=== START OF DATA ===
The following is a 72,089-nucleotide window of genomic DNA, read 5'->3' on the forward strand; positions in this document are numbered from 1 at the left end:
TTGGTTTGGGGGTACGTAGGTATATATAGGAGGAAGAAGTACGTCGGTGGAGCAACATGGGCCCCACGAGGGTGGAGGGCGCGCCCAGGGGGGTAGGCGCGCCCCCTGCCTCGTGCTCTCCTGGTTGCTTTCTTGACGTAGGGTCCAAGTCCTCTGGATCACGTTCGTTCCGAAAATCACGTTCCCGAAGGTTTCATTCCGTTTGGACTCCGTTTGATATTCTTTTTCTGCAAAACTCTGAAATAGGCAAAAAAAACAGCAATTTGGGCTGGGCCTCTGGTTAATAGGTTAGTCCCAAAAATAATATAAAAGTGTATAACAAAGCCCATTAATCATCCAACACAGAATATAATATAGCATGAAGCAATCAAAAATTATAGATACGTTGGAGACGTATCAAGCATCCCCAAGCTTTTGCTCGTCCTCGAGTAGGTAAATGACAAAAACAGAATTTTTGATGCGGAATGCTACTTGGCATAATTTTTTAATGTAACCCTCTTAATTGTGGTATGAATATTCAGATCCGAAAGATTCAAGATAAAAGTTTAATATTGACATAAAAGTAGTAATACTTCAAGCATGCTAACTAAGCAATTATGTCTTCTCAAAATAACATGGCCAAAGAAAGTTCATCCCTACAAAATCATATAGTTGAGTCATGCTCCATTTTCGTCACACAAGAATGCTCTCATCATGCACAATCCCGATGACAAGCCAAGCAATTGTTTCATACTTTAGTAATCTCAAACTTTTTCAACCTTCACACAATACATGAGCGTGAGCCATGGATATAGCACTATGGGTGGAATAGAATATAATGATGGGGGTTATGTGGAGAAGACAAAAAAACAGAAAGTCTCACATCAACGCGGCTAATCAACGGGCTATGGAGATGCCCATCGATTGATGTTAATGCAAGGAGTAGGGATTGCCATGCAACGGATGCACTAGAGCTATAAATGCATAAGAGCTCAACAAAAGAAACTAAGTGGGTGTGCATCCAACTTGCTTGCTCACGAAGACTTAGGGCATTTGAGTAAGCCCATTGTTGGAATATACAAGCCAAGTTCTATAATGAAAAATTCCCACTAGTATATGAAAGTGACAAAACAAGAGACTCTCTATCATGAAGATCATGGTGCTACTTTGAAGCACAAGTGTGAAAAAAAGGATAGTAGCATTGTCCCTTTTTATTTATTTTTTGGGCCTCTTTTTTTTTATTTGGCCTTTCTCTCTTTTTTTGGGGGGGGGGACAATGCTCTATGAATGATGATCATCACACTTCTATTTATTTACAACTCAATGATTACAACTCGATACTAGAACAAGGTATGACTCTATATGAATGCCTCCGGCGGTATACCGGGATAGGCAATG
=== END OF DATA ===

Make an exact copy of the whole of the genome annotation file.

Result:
The following is a 72,089-nucleotide window of genomic DNA, read 5'->3' on the forward strand; positions in this document are numbered from 1 at the left end:
TTGGTTTGGGGGTACGTAGGTATATATAGGAGGAAGAAGTACGTCGGTGGAGCAACATGGGCCCCACGAGGGTGGAGGGCGCGCCCAGGGGGGTAGGCGCGCCCCCTGCCTCGTGCTCTCCTGGTTGCTTTCTTGACGTAGGGTCCAAGTCCTCTGGATCACGTTCGTTCCGAAAATCACGTTCCCGAAGGTTTCATTCCGTTTGGACTCCGTTTGATATTCTTTTTCTGCAAAACTCTGAAATAGGCAAAAAAAACAGCAATTTGGGCTGGGCCTCTGGTTAATAGGTTAGTCCCAAAAATAATATAAAAGTGTATAACAAAGCCCATTAATCATCCAACACAGAATATAATATAGCATGAAGCAATCAAAAATTATAGATACGTTGGAGACGTATCAAGCATCCCCAAGCTTTTGCTCGTCCTCGAGTAGGTAAATGACAAAAACAGAATTTTTGATGCGGAATGCTACTTGGCATAATTTTTTAATGTAACCCTCTTAATTGTGGTATGAATATTCAGATCCGAAAGATTCAAGATAAAAGTTTAATATTGACATAAAAGTAGTAATACTTCAAGCATGCTAACTAAGCAATTATGTCTTCTCAAAATAACATGGCCAAAGAAAGTTCATCCCTACAAAATCATATAGTTGAGTCATGCTCCATTTTCGTCACACAAGAATGCTCTCATCATGCACAATCCCGATGACAAGCCAAGCAATTGTTTCATACTTTAGTAATCTCAAACTTTTTCAACCTTCACACAATACATGAGCGTGAGCCATGGATATAGCACTATGGGTGGAATAGAATATAATGATGGGGGTTATGTGGAGAAGACAAAAAAACAGAAAGTCTCACATCAACGCGGCTAATCAACGGGCTATGGAGATGCCCATCGATTGATGTTAATGCAAGGAGTAGGGATTGCCATGCAACGGATGCACTAGAGCTATAAATGCATAAGAGCTCAACAAAAGAAACTAAGTGGGTGTGCATCCAACTTGCTTGCTCACGAAGACTTAGGGCATTTGAGTAAGCCCATTGTTGGAATATACAAGCCAAGTTCTATAATGAAAAATTCCCACTAGTATATGAAAGTGACAAAACAAGAGACTCTCTATCATGAAGATCATGGTGCTACTTTGAAGCACAAGTGTGAAAAAAAGGATAGTAGCATTGTCCCTTTTTATTTATTTTTTGGGCCTCTTTTTTTTTATTTGGCCTTTCTCTCTTTTTTTGGGGGGGGGGACAATGCTCTATGAATGATGATCATCACACTTCTATTTATTTACAACTCAATGATTACAACTCGATACTAGAACAAGGTATGACTCTATATGAATGCCTCCGGCGGTATACCGGGATAGGCAATG